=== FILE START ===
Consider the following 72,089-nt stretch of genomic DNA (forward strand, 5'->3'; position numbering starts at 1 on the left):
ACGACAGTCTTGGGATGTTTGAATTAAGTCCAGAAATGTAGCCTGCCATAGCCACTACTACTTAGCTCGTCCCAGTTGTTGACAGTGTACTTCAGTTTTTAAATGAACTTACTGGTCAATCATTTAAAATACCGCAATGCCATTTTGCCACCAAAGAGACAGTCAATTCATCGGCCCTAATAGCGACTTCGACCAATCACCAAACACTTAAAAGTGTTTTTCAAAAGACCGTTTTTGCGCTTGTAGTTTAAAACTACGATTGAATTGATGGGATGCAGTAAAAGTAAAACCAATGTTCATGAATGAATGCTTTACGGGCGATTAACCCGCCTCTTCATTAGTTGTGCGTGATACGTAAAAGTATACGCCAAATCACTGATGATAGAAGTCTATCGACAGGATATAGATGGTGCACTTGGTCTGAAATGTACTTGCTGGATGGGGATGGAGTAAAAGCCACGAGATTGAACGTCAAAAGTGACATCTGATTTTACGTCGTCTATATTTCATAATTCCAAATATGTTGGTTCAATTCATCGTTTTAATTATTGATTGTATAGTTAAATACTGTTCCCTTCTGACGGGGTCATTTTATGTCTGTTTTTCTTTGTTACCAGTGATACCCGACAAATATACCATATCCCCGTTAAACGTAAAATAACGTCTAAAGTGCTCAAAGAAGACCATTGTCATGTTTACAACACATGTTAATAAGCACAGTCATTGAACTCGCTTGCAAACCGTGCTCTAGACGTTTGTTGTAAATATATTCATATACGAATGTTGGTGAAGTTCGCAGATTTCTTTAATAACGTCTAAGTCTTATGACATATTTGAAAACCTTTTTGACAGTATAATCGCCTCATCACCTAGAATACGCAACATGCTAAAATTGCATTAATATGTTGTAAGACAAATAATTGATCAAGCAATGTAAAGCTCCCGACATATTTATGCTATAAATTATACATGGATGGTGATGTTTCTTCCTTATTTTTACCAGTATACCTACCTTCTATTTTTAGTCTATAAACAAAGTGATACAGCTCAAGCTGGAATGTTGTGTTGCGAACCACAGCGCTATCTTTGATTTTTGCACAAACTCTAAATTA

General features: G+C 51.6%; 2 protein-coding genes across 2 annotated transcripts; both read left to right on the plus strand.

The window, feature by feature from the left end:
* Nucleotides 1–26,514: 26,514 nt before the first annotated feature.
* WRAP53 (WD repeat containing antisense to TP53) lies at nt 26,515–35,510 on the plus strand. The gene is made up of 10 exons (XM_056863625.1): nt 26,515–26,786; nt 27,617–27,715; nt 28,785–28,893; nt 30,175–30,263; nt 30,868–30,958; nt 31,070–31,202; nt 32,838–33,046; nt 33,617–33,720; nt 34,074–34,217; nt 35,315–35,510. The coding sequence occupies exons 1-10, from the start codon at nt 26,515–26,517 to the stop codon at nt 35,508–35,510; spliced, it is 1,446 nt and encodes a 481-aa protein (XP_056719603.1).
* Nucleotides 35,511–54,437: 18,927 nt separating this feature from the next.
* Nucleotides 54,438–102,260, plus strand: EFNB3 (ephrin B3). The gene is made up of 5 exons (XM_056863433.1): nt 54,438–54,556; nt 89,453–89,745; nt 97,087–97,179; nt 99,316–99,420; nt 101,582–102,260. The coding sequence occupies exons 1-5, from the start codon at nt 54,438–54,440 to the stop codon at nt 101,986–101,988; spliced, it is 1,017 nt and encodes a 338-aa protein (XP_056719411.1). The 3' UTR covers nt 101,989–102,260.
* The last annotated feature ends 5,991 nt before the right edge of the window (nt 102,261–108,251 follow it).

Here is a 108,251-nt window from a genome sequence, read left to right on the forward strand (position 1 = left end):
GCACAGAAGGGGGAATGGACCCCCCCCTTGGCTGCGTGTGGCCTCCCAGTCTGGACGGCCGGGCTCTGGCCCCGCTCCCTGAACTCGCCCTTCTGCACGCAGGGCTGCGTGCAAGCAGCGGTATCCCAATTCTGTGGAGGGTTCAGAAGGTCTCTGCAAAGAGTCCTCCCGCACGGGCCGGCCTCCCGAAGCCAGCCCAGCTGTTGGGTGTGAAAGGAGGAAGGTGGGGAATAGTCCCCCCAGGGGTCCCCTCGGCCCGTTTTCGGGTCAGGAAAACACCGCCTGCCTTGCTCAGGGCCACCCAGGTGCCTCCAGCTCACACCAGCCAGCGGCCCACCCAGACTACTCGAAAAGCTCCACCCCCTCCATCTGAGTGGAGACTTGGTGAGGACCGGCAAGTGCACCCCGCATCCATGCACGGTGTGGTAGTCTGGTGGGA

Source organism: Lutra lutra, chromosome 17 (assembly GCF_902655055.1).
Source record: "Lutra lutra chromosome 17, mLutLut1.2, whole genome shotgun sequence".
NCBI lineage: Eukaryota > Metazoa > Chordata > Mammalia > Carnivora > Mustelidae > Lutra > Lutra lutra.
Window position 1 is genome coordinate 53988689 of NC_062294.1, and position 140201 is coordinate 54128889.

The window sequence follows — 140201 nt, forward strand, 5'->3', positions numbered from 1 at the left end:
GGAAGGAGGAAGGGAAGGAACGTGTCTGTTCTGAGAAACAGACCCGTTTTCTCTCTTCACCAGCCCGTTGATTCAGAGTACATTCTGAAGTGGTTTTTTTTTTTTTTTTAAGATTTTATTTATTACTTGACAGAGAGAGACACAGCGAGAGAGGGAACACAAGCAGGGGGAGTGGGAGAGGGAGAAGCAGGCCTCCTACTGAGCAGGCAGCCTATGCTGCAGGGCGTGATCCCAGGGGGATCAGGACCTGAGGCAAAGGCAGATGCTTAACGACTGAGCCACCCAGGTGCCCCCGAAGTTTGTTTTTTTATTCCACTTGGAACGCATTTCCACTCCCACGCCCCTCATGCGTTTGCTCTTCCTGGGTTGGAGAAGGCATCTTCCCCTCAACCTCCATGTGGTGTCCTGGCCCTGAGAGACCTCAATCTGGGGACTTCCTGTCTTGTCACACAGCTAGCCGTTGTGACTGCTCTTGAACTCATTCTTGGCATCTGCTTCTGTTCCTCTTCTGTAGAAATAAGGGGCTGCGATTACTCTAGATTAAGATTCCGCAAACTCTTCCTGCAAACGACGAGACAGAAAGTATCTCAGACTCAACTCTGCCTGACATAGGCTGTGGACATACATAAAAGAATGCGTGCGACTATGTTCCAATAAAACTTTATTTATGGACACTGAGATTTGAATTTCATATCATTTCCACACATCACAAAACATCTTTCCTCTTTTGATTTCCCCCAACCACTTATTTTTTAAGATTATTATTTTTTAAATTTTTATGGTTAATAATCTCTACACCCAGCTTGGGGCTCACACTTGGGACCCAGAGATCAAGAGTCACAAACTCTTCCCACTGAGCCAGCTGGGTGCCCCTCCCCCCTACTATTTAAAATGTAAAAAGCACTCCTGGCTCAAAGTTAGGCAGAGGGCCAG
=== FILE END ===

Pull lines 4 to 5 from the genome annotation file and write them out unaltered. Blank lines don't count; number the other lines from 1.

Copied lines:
The window, feature by feature from the left end:
* Nucleotides 1–26,514: 26,514 nt before the first annotated feature.